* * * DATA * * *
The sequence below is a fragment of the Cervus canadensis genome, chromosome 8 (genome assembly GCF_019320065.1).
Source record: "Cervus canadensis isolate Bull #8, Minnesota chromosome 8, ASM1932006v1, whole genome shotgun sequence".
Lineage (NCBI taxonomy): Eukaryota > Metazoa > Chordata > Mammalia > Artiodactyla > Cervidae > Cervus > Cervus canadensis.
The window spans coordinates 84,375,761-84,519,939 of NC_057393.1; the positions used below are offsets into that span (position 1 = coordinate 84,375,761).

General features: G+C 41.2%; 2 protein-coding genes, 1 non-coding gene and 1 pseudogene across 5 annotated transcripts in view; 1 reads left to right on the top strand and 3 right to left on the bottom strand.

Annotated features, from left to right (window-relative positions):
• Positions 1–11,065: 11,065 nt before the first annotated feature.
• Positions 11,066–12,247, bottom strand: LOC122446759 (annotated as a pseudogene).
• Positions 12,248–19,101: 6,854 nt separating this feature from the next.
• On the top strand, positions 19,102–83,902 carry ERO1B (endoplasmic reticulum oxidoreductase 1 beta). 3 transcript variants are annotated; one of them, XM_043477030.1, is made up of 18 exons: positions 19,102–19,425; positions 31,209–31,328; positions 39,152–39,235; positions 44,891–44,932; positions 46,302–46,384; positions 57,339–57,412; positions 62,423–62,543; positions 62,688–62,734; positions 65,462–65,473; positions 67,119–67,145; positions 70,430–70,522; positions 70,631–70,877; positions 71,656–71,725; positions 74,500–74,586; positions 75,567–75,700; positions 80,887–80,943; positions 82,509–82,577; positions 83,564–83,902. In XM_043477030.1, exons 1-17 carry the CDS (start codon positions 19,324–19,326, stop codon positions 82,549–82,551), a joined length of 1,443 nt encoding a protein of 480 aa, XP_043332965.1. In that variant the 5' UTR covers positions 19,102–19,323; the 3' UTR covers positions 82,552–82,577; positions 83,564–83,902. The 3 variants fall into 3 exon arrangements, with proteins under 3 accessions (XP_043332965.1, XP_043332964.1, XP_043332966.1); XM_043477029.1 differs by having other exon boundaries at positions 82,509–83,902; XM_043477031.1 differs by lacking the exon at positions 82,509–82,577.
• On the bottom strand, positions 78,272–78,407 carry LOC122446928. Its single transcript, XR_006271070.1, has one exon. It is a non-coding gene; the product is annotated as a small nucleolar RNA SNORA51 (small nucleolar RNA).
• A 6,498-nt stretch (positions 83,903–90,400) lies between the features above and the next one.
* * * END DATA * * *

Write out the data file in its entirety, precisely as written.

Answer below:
The sequence below is a fragment of the Cervus canadensis genome, chromosome 8 (genome assembly GCF_019320065.1).
Source record: "Cervus canadensis isolate Bull #8, Minnesota chromosome 8, ASM1932006v1, whole genome shotgun sequence".
Lineage (NCBI taxonomy): Eukaryota > Metazoa > Chordata > Mammalia > Artiodactyla > Cervidae > Cervus > Cervus canadensis.
The window spans coordinates 84,375,761-84,519,939 of NC_057393.1; the positions used below are offsets into that span (position 1 = coordinate 84,375,761).

General features: G+C 41.2%; 2 protein-coding genes, 1 non-coding gene and 1 pseudogene across 5 annotated transcripts in view; 1 reads left to right on the top strand and 3 right to left on the bottom strand.

Annotated features, from left to right (window-relative positions):
• Positions 1–11,065: 11,065 nt before the first annotated feature.
• Positions 11,066–12,247, bottom strand: LOC122446759 (annotated as a pseudogene).
• Positions 12,248–19,101: 6,854 nt separating this feature from the next.
• On the top strand, positions 19,102–83,902 carry ERO1B (endoplasmic reticulum oxidoreductase 1 beta). 3 transcript variants are annotated; one of them, XM_043477030.1, is made up of 18 exons: positions 19,102–19,425; positions 31,209–31,328; positions 39,152–39,235; positions 44,891–44,932; positions 46,302–46,384; positions 57,339–57,412; positions 62,423–62,543; positions 62,688–62,734; positions 65,462–65,473; positions 67,119–67,145; positions 70,430–70,522; positions 70,631–70,877; positions 71,656–71,725; positions 74,500–74,586; positions 75,567–75,700; positions 80,887–80,943; positions 82,509–82,577; positions 83,564–83,902. In XM_043477030.1, exons 1-17 carry the CDS (start codon positions 19,324–19,326, stop codon positions 82,549–82,551), a joined length of 1,443 nt encoding a protein of 480 aa, XP_043332965.1. In that variant the 5' UTR covers positions 19,102–19,323; the 3' UTR covers positions 82,552–82,577; positions 83,564–83,902. The 3 variants fall into 3 exon arrangements, with proteins under 3 accessions (XP_043332965.1, XP_043332964.1, XP_043332966.1); XM_043477029.1 differs by having other exon boundaries at positions 82,509–83,902; XM_043477031.1 differs by lacking the exon at positions 82,509–82,577.
• On the bottom strand, positions 78,272–78,407 carry LOC122446928. Its single transcript, XR_006271070.1, has one exon. It is a non-coding gene; the product is annotated as a small nucleolar RNA SNORA51 (small nucleolar RNA).
• A 6,498-nt stretch (positions 83,903–90,400) lies between the features above and the next one.